ABSTRACT: Alcohol consistently decreases genioglossal electromyographic (EMG) activity in awake men, but in women this response is more variable, possibly because of the menstrual cycle. To assess the interaction between alcohol and the menstrual cycle on genioglossal EMG activity, we measured ventilation and genioglossal EMG activity in 9 normal women before and after they drank 1 ml/kg alcohol. The effect of alcohol on ventilation and genioglossal EMG activity was studied twice in each subject: once during the follicular phase and again during the luteal phase of the menstrual cycle. Measurements were made while the subjects breathed room air and rebreathed a hypercapnic gas mixture. The ventilatory response to CO2 was significantly greater during the luteal phase of the menstrual cycle. Alcohol had no effect on resting ventilation or the ventilatory response to CO2 during either phase of the menstrual cycle. However, alcohol significantly decreased peak integrated genioglossal EMG activity during the follicular (low progesterone) phase but not during the luteal (high progesterone) phase of the cycle. The relative alcohol resistance of genioglossal EMG activity during the luteal phase may explain in part the low incidence of sleep-disordered breathing in premenopausal women and the benefit that some male patients with obstructive sleep apnea have derived from treatment with progesterone.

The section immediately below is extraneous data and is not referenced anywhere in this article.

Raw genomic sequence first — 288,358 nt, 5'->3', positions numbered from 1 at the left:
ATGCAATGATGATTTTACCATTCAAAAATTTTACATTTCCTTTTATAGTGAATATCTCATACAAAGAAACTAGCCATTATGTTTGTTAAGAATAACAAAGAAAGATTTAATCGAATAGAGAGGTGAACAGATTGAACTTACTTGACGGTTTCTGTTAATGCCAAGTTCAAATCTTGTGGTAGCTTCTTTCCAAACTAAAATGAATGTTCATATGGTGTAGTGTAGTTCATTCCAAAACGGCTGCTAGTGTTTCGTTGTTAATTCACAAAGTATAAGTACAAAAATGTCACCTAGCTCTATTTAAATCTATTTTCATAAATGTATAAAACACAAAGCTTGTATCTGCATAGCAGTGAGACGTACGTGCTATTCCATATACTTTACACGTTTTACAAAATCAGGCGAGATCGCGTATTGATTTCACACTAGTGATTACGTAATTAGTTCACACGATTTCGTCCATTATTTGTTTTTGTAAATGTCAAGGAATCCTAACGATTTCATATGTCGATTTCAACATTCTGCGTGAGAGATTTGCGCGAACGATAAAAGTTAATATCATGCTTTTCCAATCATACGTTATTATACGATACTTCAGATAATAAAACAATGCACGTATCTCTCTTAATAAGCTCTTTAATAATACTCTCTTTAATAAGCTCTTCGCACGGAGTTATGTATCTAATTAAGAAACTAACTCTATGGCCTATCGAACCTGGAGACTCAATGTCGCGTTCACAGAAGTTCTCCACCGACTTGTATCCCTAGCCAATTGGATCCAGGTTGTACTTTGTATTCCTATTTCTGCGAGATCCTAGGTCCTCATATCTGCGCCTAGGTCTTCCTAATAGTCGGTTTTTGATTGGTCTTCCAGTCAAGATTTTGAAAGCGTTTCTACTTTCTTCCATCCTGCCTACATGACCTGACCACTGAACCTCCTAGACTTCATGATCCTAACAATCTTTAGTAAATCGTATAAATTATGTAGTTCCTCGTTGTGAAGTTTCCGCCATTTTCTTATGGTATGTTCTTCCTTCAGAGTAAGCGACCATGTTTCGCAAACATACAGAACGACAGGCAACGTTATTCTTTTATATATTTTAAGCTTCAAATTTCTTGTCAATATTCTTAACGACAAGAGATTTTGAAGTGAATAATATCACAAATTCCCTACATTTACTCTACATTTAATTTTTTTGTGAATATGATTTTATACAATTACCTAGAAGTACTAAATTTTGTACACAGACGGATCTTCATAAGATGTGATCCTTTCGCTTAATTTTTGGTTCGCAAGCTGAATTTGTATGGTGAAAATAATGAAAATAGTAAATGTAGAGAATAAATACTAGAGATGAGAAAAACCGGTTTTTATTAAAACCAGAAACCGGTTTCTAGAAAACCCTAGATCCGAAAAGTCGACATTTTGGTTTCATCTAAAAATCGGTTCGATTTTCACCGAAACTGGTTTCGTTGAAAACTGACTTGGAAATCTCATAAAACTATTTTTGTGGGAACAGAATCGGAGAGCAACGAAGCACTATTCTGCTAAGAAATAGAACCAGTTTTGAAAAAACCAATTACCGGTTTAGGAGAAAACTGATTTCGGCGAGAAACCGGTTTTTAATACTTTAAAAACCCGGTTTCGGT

The American review of respiratory disease 03/1987; 135(2):383-6. · 10.19 Impact Factor